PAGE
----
While I don’t think men are the only ones who like gratin, I file this one under Man Food. With it’s hearty potato, cheese and cream trifecta, it is something a man will inhale in heaps while a woman looks on jealously as she picks at her own dainty portion. At least, that’s the way it works around here.
I’ve found if you even whisper “gratin”, the men in the room perk up. Mumbles of “I love gratin” fill the air. Meanwhile, the ladies nod in agreement that gratin is good though they reserve their expressions of love for things covered in chocolate. (I don’t want anyone to be upset with me for playing into stereotypes, I’m just going from my own unscientific data).
Potatoes with their little eyes peering back at me as I washed and prepared them for their fate… I’m not sure what it is about potatoes and leeks that works so very well, but it is a match made in heaven or some other really nice place. I used to think leeks were icky, but then I realized that the way I had them originally was icky, not the leeks themselves. Leeks are lovely.
Potato and Leek Gratin
(adapted from Onion Potato Gratin on Simply Recipes)
about 1 pound potatoes (I used red, though yukon gold is really nice too… use what you have)
about 1 pound leeks
2 tablespoons olive oil (or butter if you prefer)
1/2 cup whole milk (or cream for added richness)
1 cup Swiss cheese, shredded (you can use Gruyere also, I used baby Swiss)
1/4 cup parmesan, grated (I used asiago instead because that’s what I had. But either will work).
salt and pepper, to taste.
(optional) 1/4 cup panko breadcrumbs
- Preheat oven to 400 degrees. Set aside an 11×7-inch baking dish.
- Peel and clean the potatoes. Slice thinly, about 1/8 to 1/4 inch thick using a mandolin or sharp knife. Put potato slices into a medium pot and cover with water. Bring to a boil and cook until potatoes are “al dente”… fork tender but not falling apart. Drain and set aside.
- Quarter the leeks lengthwise (leaving the root intact). Clean the leeks. Chop roughly into 1/4 to 1/2 inch pieces (this doesn’t have to be precise as long as the pieces are bite sized). Saute the leeks in olive oil (or butter… or bacon fat for that matter) until slightly translucent and just starting to brown, about 5 minutes.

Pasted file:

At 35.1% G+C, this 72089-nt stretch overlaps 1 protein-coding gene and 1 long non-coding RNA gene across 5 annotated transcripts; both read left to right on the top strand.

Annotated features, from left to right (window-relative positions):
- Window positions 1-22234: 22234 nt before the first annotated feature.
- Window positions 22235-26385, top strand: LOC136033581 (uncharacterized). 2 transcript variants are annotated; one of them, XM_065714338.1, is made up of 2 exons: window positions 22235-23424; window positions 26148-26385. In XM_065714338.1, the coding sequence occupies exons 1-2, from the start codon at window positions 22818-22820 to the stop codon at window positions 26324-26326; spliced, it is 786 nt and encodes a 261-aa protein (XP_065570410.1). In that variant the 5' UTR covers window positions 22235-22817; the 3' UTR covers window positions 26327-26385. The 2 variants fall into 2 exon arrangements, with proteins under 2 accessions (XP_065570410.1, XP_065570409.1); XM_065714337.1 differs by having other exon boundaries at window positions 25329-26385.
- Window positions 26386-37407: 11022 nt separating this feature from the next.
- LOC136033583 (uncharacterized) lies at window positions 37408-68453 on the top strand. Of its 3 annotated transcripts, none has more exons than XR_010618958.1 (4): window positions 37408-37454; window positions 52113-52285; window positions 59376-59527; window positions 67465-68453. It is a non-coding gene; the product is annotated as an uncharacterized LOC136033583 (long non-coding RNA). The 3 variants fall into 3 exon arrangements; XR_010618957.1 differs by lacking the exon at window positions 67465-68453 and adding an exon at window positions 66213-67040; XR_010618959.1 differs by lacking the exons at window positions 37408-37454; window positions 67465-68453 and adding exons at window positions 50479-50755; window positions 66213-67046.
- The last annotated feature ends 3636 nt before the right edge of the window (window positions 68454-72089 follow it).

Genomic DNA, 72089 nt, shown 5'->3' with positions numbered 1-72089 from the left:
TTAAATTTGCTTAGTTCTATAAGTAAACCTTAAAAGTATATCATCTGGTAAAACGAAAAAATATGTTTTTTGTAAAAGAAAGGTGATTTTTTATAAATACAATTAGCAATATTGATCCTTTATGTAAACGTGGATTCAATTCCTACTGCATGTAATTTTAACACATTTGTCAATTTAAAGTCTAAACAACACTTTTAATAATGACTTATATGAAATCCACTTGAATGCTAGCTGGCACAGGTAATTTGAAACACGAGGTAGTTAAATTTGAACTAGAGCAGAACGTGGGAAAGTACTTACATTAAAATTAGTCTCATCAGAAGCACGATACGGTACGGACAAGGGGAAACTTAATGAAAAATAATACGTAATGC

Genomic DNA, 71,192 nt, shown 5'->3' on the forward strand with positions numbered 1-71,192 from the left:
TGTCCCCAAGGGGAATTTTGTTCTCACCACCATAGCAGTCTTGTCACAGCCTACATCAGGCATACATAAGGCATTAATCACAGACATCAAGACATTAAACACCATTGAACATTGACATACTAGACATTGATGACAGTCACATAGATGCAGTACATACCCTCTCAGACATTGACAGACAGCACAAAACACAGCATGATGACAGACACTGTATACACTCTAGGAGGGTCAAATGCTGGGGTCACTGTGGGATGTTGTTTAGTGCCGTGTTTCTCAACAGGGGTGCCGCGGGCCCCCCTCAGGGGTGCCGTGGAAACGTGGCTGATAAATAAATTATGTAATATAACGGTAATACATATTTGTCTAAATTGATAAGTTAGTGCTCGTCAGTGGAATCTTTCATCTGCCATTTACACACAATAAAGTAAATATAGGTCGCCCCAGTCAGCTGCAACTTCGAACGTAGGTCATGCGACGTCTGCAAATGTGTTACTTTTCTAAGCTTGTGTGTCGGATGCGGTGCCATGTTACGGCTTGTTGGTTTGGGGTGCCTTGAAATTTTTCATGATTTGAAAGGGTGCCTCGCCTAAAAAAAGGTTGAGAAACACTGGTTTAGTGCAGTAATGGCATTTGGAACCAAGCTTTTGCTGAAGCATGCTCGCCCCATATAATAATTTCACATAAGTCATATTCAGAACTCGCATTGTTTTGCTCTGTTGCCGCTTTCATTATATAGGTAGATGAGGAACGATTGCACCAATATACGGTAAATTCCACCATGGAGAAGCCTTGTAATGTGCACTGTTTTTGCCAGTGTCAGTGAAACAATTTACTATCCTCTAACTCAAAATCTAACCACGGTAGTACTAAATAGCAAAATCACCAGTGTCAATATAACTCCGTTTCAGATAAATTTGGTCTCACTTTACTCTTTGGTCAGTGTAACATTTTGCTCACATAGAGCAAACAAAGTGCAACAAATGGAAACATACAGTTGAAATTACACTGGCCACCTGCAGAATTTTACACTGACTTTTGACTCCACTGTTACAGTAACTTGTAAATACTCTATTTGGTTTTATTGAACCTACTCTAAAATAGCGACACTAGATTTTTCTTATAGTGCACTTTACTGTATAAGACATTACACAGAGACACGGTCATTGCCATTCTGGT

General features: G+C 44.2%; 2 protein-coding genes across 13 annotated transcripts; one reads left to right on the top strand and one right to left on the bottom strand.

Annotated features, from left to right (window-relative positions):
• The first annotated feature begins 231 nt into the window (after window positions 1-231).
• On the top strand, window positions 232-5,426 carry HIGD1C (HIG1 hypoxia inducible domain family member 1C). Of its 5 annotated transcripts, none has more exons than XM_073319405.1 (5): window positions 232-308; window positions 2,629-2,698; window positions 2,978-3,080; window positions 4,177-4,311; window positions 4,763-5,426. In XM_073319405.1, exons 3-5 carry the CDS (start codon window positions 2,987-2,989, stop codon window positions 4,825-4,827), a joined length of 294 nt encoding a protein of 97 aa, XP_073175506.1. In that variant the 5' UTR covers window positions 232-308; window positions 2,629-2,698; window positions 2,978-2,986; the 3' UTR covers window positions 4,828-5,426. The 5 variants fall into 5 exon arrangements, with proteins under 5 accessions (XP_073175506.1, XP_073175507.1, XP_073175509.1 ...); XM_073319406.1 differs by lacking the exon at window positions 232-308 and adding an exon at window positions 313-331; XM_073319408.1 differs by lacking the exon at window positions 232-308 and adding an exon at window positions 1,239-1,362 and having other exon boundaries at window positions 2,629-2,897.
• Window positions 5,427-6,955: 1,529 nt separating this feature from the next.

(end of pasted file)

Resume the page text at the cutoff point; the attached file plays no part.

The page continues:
- Put about half of the potatoes in a layer on the bottom of the 11×7-inch baking dish. Layer about half of the leeks on top of the potatoes, followed by 1/3 of each of the cheeses. Lightly salt and pepper this layer (a pinch or 2 of salt and a couple of grinds of black pepper). Create another layer with the remaining potatoes, leeks, and cheeses. Lightly salt and pepper the top.
- If using the panko breadcrumbs, sprinkle on top of your layered potatoes and cheese. This will give the top an extra bit of crunch (which I like).
- Pour 1/2 cup of milk (or cream) into the dish. Bake for about 25-30 minutes, until the milk has thickened and the top is golden brown (the potatoes should be completely cooked).
- Serve it hot to a man or serve it to a hot man… either way you can’t lose.
- After you peel potatoes, you can set them in a bowl and cover them with water to avoid dirty potato syndrome (where the potatoes start getting dingy from oxidation).
- Leeks need to be washed thoroughly because they are usually filled with dirt and sand. The best way I have found to do this is this: cut off the dark green parts and leave the root end intact. Slice the leeks lengthwise up to but not through the root and then rotate the leek 90 degrees and slice it lengthwise again (not through the root). Swish your little leek-broom in a bowl of water or massage it under running water until it is clean. (I believe I learned this by watching Ina Garten on one of her shows though I don’t really remember where I picked it up).
- Bacon fat would add a richness and smokey flavor if you use it in place of olive oil to saute the leeks.
- I’ve made this a couple of times using whatever potatoes and cheeses I had on hand and my conclusion is that it’s hard to go wrong with potato and cheese…